Despite the recent debate over net neutrality, the United States has it pretty good.
Net neutrality has been one of the hot-button domestic issues in the United States this year, and for good reason. An Internet potentially controlled by corporations with little government involvement is something that affects us all, for better or for worse.
But how does the rest of the world handle Internet censorship? The United States might be on the brink of net neutrality dying as a practice, but we're hardly on the "oppressed" end of the spectrum.
IVPN, a company that specializes in Internet connectivity encryption, just released an interactive map that shows how bad some Internet-connected countries really have it.
The map, seen here, includes data on blocked communications apps, blocked speech (religious, political, etc.), as well as physical incidents -- arresting or attacking bloggers or activists.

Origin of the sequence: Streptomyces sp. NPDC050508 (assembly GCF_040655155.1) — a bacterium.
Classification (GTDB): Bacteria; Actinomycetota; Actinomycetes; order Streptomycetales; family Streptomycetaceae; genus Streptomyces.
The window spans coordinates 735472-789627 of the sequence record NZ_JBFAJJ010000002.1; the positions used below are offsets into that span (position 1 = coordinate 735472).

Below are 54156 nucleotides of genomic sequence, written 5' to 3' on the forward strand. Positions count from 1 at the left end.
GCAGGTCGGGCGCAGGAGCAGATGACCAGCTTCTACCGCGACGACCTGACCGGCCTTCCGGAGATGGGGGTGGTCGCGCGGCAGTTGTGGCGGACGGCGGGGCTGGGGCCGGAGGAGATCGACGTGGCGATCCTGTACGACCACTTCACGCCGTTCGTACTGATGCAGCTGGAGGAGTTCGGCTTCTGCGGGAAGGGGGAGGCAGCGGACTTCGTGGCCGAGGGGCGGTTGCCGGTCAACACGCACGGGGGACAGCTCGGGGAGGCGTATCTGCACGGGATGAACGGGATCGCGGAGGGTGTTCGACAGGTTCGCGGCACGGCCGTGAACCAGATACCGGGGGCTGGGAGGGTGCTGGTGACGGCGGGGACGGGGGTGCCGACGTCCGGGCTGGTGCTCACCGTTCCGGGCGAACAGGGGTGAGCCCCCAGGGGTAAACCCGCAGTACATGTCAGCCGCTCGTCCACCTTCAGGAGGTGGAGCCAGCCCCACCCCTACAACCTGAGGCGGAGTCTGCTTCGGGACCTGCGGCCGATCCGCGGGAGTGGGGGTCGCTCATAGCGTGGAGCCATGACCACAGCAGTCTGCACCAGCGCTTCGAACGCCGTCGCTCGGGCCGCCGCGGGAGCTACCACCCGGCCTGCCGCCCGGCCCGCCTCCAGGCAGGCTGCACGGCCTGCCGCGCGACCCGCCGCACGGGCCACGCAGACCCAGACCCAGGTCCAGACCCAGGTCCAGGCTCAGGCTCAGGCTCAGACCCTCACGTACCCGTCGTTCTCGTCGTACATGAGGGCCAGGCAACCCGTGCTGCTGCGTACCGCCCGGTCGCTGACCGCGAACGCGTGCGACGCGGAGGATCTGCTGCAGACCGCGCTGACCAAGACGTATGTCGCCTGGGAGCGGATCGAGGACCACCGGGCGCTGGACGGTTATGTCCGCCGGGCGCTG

IVPN's data is not 100 percent complete -- Canada is oddly absent from the data collection, as is Northern Europe. North Korea is also missing, but that's because the nation has an extremely limited intranet network, and not a public Internet connection to the outside world.
Of the countries included, China is one of the worst offenders, as it checks boxes in eight of the nine monitored categories.
Most of the data used in the map comes from Freedom House's 2013 "Freedom on the Net" report.